The complex processes involved in cell signaling and infectious diseases often include multiple hidden intermediate steps. However, it is possible to simplify these systems by replacing them with a single time delay distribution, such as a gamma distribution. This simplification reduces the number of variables, making it easier to infer parameters based on limited observations. Although this approach offers advantages, it presents a challenge. Since the model is non-Markovian, traditional inference techniques based on the Markov property (where dynamics depend only on the current state, not the past) cannot be directly applied. In my presentation, I will introduce a Bayesian inference framework specifically designed for non-Markovian systems. This framework enables us to identify the properties of the cell signaling network that reduce cell-to-cell heterogeneity in response to antibiotics. Additionally, I will discuss how our framework can be used to infer both the reproduction number and the distribution of infectious periods solely from confirmed case time series. This resolves the biased estimation issues associated with the conventional SEIR ODE model. 

Boseung Choi & Eunjin Eom

Korea University (Division of Big Data Science; Department of Economics Statistics)
"A Bayesian model for the relationship SARS-CoV-2 wastewater and community-wide seroprevalence with mutation and vaccination effect"
Since early in the COVID-19 pandemic, SARS-CoV-2 wastewater concentration has been measured as a surrogate for community prevalence. However, our knowledge remains limited regarding wastewater concentration and the effects of the COVID-19 vaccination on the overall disease burden as measured by hospitalization rates. We used weekly SARS-CoV-2 wastewater concentration, antibody test results, and spatially linked vaccination and hospitalization data, from April to August 2021. Our susceptible (S), vaccinated (V), variant-specific infected (I1 and I2), recovered (R), and seropositive (T) model (SVI2RT) tracked prevalence longitudinally. This was related to wastewater concentration for spatial analysis of strain mutation, vaccination effect, and overall hospitalization burden. To construct the SVI2RT compartment model, we utilized the dynamical survival analysis (DSA) framework for using survival analysis methods to build approximate models of individual-level ecological dynamics based on mean-field approximations and the Markov Chain Monte Carlo (MCMC) method based on the Bayesian approaches. We used the Bayesian linear regression model to identify the effect of the estimated prevalence according to the Alpha and Delta mutations on the community wastewater concentration and the hospitalization burden. We found strong linear association between wastewater concentration and estimated community prevalence. During the study period, the estimated effect of SARS-CoV-2 Delta variant emergence was seen as large as the increase in infection counts, corresponding to the increase in wastewater concentration. Hospitalization burden and wastewater concentration had the strongest correlation at 1 week lag time. Therefore, the wastewater samples can be used to estimate the effects of vaccination and hospitalization burden.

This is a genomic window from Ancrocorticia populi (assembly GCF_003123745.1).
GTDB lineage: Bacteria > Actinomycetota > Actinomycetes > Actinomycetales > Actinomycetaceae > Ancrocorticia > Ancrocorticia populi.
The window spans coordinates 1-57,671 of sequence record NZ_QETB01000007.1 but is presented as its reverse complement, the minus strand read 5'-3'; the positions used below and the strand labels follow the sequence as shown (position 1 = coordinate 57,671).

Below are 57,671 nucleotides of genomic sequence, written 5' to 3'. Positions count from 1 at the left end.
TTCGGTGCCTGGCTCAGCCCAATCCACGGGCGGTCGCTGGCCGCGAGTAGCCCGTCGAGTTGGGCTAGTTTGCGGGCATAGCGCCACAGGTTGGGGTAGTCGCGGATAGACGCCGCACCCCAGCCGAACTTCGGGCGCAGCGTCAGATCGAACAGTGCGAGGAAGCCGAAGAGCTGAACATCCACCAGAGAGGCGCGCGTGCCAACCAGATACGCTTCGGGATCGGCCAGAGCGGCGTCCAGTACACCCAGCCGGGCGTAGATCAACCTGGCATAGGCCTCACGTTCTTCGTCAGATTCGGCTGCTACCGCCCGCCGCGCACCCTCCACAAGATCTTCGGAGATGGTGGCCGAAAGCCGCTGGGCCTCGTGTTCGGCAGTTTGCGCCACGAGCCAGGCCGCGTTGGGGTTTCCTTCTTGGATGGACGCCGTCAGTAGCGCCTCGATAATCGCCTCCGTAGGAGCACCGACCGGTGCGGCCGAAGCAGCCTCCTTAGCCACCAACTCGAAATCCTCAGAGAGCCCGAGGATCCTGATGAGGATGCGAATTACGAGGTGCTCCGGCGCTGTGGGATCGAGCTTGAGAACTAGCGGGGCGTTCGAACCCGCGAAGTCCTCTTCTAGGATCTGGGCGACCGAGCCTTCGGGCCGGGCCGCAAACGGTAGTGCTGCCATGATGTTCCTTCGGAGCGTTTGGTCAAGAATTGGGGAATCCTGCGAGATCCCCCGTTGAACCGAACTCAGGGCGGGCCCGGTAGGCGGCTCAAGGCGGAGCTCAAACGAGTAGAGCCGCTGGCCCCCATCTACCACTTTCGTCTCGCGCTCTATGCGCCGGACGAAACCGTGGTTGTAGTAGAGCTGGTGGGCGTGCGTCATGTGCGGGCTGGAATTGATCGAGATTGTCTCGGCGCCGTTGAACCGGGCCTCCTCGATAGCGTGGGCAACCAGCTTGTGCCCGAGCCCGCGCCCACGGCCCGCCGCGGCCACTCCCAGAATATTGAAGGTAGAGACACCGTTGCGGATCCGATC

Additional authors: Grzegorz A. Rempala, Mathematical Biosciences Institute, Ohio State University, United States of America

#SMB2023 Follow
Annual Meeting for the Society for Mathematical Biology, 2023.